The first follicles are observed in the scalp and from there they extend downwards to the rest of the body. Initially they are observed as fine thin nonpigmented hairs, known as lanugo hair. These fall off at the end of the gestation period, although some remain until after birth. The majority are replaced by terminal hairs, present in the scalp, eyelashes, and eyebrows of the newborn and vellus hairs on the rest of the body. No new hair follicles form after birth. At puberty the vellus hair present on the genital and axilla zone in the woman and on the legs, torso and the chin in the man transform into terminal hairs under the influence of sexual hormones. Paradoxically, during androgenic alopecia the terminal hairs in the scalp transform into miniaturized hair follicles in those individuals who are susceptible. Finally, the hair follicles will be found on all body surfaces except for the palms, soles, and mucous membranes.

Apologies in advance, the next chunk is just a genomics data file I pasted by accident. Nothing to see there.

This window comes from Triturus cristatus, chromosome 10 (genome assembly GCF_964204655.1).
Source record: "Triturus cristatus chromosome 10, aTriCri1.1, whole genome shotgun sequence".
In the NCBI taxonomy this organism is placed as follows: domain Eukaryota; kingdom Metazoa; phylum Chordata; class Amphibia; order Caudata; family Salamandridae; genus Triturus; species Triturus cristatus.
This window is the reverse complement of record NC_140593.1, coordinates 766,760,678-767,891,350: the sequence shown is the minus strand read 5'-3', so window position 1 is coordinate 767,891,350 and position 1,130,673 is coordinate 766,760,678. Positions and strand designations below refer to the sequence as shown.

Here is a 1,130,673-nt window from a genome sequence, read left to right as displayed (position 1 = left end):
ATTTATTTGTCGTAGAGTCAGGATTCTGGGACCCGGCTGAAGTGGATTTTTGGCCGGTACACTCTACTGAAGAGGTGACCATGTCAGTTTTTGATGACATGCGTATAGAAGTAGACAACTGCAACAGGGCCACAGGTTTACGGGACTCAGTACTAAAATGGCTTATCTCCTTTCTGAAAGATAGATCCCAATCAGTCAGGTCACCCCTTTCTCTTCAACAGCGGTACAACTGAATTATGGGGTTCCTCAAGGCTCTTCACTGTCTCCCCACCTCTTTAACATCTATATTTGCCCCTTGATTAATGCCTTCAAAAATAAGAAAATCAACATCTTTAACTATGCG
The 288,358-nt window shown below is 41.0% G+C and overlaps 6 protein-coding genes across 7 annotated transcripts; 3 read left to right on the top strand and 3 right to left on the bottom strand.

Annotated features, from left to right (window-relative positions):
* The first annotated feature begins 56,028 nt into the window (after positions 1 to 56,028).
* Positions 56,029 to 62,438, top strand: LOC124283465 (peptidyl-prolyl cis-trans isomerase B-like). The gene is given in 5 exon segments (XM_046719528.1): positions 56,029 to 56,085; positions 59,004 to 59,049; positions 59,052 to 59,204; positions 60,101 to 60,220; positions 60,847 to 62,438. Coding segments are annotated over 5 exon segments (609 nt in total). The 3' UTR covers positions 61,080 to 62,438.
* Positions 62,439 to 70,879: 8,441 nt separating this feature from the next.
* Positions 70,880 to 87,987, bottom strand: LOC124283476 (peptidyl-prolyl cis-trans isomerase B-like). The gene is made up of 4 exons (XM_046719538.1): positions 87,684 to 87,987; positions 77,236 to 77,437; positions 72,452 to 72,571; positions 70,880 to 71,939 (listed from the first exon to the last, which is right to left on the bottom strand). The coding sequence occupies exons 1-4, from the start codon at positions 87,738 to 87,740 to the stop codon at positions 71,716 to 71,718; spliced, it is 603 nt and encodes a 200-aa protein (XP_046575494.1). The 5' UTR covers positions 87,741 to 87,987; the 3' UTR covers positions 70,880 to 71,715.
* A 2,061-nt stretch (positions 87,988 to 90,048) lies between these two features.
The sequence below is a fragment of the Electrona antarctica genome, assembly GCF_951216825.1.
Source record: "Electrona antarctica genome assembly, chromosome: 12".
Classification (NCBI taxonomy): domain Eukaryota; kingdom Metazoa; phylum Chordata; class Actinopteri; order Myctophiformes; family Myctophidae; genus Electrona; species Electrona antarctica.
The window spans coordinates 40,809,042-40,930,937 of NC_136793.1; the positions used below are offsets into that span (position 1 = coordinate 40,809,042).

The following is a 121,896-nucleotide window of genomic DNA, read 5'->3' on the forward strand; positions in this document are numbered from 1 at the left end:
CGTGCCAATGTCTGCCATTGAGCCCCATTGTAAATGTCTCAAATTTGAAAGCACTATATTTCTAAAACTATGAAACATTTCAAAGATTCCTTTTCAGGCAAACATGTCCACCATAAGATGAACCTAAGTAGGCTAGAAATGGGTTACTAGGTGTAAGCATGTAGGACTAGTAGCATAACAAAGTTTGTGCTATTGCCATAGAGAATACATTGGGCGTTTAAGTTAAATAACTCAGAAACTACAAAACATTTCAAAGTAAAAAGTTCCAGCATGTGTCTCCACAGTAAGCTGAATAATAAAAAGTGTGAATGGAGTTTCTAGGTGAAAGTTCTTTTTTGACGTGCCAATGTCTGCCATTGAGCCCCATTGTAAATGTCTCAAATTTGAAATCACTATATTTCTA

The genes and molecules that participate in the development of the follicle have been extensively studied. Different positive and negative regulators which express themselves at variable moments of the follicles development have been identified.2,3 Some of the most significant are: beta-catenin important to enable the epidermis to form a hair follicle. Artificial activation of beta-catenin in the basal epidermic cells in adult transgenic mice has the ability to develop hair follicles.4 In relation to the latter, transgenic mice expressing an activated beta-catenin are predisposed to acquire skin tumors resembling pilomatricoma.5 Ectodysplasin (EDA) promotes the development of hair follicles. Mutation of the EDA gene causes X-linked anhidrotic ectodermal dysplasia characterized by sparse hair, abnormal or missing teeth, and an inability to sweat due to the lack of sweat glands.6 Gata-3, a key regulator of T-cell lineage determination, is expressed at the onset of epidermal stratification and internal root sheath specification in hair follicles.7 Finally, members of the bone morphogenetic family (BMP2 and BMP4) function as inhibitors of the follicle formation.8